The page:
The Panel finds that the disputed domain names are confusingly similar to the Complainant’s trademark.

B. Rights or Legitimate Interests

Paragraph 4(c) of the Policy provides a list of circumstances any of which is sufficient to demonstrate that the Respondent has rights or legitimate interests in the disputed domain names:

(i) before any notice to the Respondent of the dispute, the Respondent’s use of, or demonstrable preparations to use, the disputed domain names or a name corresponding to the disputed domain names in connection with a bona fide offering of goods or services; or

(ii) the Respondent (as an individual, business, or other organization) has been commonly known by the disputed domain names, even if you have acquired no trademark or service mark rights; or

(iii) the Respondent is making a legitimate noncommercial or fair use of the disputed domain names, without intent for commercial gain to misleadingly divert consumers or to tarnish the trademark or service mark at issue.

There is no evidence of the existence of any of those rights or legitimate interests. The Complainant has not authorized, licensed, or permitted the Respondent to register or use the disputed domain names or to use the trademark. The Complainant has prior rights in the trademark, which precede the Respondent's registration of the disputed domain names by several decades. The Complainant has therefore established a prima facie case that the Respondent has no rights or legitimate interests in the disputed domain names and has thereby shifted the burden to the Respondent to produce evidence to rebut this presumption.

The Respondent has failed to show that it has acquired any trademark rights in respect of the disputed domain names or that the disputed domain names are used in connection with a bona fide offering of goods or services.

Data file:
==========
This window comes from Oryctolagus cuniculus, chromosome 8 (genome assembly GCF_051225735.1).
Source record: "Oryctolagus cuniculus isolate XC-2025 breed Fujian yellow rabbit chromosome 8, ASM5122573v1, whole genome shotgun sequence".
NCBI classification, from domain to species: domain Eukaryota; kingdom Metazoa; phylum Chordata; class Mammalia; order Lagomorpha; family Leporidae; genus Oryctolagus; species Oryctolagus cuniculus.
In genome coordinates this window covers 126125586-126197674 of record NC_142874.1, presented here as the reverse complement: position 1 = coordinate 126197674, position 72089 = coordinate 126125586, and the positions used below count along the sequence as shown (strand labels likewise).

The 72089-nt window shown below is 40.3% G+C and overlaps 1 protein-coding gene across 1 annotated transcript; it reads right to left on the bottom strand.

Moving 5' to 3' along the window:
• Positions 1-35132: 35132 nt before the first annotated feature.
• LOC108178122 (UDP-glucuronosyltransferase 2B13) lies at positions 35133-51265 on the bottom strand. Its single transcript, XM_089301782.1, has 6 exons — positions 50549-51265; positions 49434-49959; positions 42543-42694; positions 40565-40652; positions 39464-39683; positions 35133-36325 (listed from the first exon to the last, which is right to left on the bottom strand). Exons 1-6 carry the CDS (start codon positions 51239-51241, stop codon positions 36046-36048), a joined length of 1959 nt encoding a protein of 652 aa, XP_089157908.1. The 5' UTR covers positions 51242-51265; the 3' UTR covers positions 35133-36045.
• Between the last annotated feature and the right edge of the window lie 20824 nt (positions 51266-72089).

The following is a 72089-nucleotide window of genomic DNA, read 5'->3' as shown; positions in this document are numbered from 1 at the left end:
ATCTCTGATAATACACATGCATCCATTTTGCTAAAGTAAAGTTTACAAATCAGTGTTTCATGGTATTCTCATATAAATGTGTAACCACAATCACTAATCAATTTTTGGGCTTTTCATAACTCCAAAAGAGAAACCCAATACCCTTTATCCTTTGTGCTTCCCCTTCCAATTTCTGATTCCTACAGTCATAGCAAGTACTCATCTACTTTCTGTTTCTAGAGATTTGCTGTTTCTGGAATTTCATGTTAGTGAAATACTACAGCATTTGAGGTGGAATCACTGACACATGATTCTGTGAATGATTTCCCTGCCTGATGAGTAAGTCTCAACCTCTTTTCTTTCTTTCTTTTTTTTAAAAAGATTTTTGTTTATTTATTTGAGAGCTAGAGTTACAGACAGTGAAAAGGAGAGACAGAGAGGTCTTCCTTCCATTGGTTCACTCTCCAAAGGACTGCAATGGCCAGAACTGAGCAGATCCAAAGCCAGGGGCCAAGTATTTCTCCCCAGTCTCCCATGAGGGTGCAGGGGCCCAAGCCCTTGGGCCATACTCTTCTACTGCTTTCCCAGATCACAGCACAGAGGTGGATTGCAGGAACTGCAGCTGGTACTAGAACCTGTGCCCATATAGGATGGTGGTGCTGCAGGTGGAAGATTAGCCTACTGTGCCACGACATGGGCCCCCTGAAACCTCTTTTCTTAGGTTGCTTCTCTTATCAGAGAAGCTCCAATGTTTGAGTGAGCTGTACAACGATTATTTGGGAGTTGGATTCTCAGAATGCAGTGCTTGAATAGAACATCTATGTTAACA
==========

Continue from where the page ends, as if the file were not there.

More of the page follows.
The Panel finds that the Respondent has failed to produce any evidence to establish rights or legitimate interests in the disputed domain names. The Panel therefore finds that the Complaint fulfils the second condition of paragraph 4(a) of the Policy.

C. Registered and Used in Bad Faith

Pursuant to paragraph 4(b) of the Policy, the following circumstances, in particular but without limitation, are evidence of the registration and use of the disputed domain names in bad faith:

(i) circumstances indicating that the Respondent has registered or has acquired the disputed domain names primarily for the purpose of selling, renting, or otherwise transferring the disputed domain names registration to the Complainant who is the owner of the trademark or service mark or to a competitor of the Complainant, for valuable consideration in excess of its documented out-of-pocket costs directly related to the disputed domain names; or

(ii) that the Respondent has registered the disputed domain names in order to prevent the owner of the trademark or service mark from reflecting the mark in a corresponding domain name, provided that the Respondent has engaged in a pattern of such conduct; or